Companies with listing plans in Hong Kong are being urged to be well prepared for the potentially significant impact of the changes in international and Hong Kong accounting standards on initial public offerings (IPOs) in the special administrative region.
Experts predict that listing in Hong Kong will become a more complex process as a result of the changes, made to improve the quality and consistency of standards and to achieve further global convergence.
"Mainland companies hoping for a Hong Kong listing are facing great complexity. They need to prepare now," said Conway Lee, a partner with Ernst & Young in Beijing.
To meet the demand on the increased use of International Financial Reporting Standards (IFRSs) around the world, the International Accounting Standards Board (IASB) issued several new IFRSs and revised several existing international accounting standards in late 2003 and last year.
The Hong Kong Institute of Certified Public Accountants (HKICPA) announced that Hong Kong standards (HKFRS) would fully converge with IFRS effective for financial reporting periods beginning on or after January 1, 2005. Accordingly, new standards have been issued by the Hong Kong CPA institute, and the existing standards have been realigned with IFRS.
Referring to the new and revised international and Hong Kong accounting standards, Lee said: "Companies which have Hong Kong IPO plans face an imminent task to understand the changes in international and Hong Kong accounting standards, and assess the impact on Hong Kong IPOs."
Some of the new and revised international and Hong Kong accounting standards deal with financial reporting issues which were previously unaddressed, such as share-based payments.
According to the new standards, all share-based payment transactions should be recognized in the financial statements, using a fair value measurement basis.
In particular, shares or share options granted to employees as remuneration should be recognized as an expense and included in the operating results. Therefore, there will be a potential impact on management plans for employee share options schemes.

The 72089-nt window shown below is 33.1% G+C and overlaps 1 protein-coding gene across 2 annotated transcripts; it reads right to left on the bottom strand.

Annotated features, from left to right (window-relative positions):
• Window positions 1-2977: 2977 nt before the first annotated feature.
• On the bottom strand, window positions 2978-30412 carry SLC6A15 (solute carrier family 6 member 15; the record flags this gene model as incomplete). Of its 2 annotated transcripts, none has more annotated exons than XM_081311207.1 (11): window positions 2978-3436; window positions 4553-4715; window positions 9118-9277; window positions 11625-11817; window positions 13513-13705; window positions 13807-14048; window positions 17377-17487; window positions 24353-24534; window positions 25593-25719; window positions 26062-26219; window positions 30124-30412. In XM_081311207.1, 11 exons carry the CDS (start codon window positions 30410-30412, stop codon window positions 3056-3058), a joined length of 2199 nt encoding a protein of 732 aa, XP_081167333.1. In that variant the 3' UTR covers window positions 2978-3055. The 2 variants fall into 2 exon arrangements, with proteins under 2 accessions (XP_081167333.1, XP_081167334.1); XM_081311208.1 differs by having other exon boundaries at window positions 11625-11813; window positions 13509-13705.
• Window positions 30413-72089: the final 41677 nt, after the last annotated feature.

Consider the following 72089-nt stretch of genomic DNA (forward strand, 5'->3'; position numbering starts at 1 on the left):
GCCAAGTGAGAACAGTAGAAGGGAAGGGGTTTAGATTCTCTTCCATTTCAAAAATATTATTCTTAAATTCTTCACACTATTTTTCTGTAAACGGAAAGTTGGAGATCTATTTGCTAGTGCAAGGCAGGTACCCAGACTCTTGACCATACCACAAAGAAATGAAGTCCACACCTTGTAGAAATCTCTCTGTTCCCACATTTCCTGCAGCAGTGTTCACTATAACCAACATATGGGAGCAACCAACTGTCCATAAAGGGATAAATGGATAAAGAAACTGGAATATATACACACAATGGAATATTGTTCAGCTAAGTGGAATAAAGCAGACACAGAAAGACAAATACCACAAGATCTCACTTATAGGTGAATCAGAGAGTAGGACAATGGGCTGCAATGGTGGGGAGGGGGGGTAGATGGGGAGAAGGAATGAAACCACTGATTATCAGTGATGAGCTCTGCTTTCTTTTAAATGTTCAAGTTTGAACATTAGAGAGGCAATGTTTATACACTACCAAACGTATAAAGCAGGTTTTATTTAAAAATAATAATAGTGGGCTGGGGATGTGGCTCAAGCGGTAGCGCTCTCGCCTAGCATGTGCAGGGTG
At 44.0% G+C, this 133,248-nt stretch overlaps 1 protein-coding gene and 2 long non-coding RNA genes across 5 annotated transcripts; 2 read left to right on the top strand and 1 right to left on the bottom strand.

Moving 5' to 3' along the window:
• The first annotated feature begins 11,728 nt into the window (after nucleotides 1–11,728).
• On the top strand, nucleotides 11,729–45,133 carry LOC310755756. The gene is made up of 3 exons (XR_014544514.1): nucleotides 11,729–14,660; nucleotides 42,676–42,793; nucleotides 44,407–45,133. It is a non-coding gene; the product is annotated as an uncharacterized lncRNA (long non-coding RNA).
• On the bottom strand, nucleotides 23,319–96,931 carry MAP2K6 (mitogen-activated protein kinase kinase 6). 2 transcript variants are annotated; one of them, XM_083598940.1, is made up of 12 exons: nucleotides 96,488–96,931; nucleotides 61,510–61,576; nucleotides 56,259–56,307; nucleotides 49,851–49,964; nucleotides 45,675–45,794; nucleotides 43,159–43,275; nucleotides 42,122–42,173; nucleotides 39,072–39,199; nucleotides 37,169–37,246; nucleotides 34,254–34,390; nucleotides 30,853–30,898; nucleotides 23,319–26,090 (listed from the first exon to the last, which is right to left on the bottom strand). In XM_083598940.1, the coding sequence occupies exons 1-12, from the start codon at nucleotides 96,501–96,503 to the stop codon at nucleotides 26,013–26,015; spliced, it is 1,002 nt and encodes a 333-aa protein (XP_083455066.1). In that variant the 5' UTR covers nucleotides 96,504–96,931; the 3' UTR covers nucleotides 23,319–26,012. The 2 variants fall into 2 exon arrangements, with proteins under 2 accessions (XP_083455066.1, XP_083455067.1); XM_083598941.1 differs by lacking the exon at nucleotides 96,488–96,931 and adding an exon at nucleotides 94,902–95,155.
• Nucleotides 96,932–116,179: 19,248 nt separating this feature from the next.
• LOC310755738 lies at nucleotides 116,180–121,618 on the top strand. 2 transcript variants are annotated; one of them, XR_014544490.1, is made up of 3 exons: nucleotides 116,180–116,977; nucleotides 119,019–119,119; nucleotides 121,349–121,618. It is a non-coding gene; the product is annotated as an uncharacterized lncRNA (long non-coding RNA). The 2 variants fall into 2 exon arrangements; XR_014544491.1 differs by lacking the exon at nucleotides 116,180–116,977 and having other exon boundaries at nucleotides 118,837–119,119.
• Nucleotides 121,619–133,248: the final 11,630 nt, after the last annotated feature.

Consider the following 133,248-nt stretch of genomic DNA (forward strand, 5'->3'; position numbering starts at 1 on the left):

Consistent accounting standards and policies should be applied for the preparation of financial information throughout the track record period.
If any financial year or stub period within the track record period is a period beginning on or after January 1, 2005, financial information for that period in 2005 will need to be prepared under the new standards, and the new standards should also be applied to the previous three years.
But the old standards may still be applied when companies experience difficulties in dealing with the inconsistency between the track record results and the profit forecast for 2005, which should be based on the new standards.
Also, if there is a delay in the IPO timeframe, and the stub period financial information in 2005, companies will also feel it hard to present their accounting reports.
"The changes in accounting standards may have a significant impact on the IPO companies' financial information," said Lee, adding: "Early consultation with the professionals and seeking their assistance is of paramount importance."
January 1, 2005 is the beginning of a new era for financial reporting under IFRS and HKFRS, pointed out Ernst and Young.
According to Lee, companies planning a Hong Kong listing after the second half of this year will have to start preparing now for the new standards.
China Securities Regulatory Commission Chief Accountant Zhang Weiguo said the mainland's exchanges are also taking steps to follow the new international standards.
As China is gradually integrated into the global economy, the nation's bourses need to improve their accounting and auditing capabilities to bring them up to the international standards, said Zhang.
As international standards are revised based on years of experiences in developed economies, it would be cost-effective to follow international standards, he said.
Experts believe training local professionals is critical now that it is vital to keep up with the new standards. What's more, recent corporate failures have also highlighted the need for enhanced training and development programmes for accountants and finance professionals.
But training professional accountants is not enough in order to ensure the proper execution of improved standards, said Zhang. Corporate management also needs to improve its knowledge of the equity markets.
But he added that the Chinese mainlands's exchanges will still maintain some rules reflecting the special economic characteristics of the nation.
"China is so unique with a huge market, full of diversity. We cannot change everything overnight, and specific rules are required to reflect the local situation."
(China Daily April 4, 2005)